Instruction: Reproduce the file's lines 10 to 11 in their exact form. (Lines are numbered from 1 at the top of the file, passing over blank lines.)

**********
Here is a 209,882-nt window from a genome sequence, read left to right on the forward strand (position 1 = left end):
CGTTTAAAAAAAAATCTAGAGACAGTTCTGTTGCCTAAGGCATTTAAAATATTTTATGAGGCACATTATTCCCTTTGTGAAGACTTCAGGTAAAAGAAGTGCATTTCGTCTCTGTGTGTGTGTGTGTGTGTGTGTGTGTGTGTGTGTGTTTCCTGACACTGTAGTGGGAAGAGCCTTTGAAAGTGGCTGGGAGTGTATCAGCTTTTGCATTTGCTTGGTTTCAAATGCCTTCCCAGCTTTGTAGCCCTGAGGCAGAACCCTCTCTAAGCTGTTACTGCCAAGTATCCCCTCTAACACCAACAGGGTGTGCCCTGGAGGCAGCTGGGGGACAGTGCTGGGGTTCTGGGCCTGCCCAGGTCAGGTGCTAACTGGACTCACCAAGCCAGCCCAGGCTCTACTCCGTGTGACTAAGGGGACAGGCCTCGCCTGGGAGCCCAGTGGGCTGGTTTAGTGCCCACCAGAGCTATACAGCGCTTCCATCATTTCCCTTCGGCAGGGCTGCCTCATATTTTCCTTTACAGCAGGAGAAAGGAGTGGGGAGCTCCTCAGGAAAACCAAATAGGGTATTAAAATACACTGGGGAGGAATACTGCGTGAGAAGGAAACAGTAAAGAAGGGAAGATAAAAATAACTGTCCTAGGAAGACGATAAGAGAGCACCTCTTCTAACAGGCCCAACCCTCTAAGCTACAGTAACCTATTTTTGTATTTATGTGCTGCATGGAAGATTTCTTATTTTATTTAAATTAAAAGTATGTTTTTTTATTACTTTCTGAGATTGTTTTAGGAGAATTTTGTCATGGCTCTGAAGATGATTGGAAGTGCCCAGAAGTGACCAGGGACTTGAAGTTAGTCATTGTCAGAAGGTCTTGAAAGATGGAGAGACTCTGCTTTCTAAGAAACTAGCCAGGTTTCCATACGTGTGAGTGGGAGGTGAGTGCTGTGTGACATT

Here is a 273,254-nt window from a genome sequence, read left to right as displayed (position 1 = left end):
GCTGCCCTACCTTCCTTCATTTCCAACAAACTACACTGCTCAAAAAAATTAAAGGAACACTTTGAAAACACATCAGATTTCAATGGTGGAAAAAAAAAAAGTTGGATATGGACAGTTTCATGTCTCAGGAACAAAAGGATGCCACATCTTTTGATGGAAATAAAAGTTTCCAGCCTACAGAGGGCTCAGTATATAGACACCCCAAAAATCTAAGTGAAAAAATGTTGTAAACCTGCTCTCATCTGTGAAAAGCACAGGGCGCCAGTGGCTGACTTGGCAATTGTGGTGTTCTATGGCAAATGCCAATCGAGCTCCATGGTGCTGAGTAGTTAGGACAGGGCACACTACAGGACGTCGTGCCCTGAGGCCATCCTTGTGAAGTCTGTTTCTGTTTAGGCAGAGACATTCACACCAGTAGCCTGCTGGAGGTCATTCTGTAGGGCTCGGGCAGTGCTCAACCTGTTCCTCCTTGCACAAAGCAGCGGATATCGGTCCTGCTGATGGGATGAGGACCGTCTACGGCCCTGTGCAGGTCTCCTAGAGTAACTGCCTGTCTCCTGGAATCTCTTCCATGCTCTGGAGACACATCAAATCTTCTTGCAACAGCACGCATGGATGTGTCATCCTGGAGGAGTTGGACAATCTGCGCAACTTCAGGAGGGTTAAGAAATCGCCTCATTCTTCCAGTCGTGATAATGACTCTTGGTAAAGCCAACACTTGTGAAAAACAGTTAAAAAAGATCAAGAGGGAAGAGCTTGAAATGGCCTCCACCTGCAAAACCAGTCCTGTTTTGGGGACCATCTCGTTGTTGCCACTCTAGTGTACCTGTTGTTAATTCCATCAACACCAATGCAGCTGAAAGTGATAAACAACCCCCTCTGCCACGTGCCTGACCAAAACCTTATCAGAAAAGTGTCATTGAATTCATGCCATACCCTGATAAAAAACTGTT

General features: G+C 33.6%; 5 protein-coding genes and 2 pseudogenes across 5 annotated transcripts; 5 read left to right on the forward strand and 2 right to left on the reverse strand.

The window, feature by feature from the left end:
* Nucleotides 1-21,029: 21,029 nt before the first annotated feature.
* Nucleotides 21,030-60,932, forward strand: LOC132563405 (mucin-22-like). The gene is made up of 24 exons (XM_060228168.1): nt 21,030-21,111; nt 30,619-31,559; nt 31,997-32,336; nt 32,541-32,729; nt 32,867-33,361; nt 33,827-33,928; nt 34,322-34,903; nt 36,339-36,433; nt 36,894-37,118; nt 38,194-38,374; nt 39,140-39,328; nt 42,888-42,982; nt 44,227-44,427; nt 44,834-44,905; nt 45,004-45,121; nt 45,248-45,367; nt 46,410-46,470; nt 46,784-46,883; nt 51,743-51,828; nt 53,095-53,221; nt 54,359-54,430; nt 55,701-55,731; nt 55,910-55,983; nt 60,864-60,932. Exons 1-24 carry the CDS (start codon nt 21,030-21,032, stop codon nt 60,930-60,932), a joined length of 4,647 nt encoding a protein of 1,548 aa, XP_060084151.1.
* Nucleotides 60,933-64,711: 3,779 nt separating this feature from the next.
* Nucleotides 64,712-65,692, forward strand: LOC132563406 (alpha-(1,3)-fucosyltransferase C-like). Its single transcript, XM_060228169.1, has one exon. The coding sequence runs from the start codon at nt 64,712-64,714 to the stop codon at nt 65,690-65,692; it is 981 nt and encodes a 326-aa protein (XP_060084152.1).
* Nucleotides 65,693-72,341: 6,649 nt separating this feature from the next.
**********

* Nucleotides 64,712-65,692, forward strand: LOC132563406 (alpha-(1,3)-fucosyltransferase C-like). Its single transcript, XM_060228169.1, has one exon. The coding sequence runs from the start codon at nt 64,712-64,714 to the stop codon at nt 65,690-65,692; it is 981 nt and encodes a 326-aa protein (XP_060084152.1).
* Nucleotides 65,693-72,341: 6,649 nt separating this feature from the next.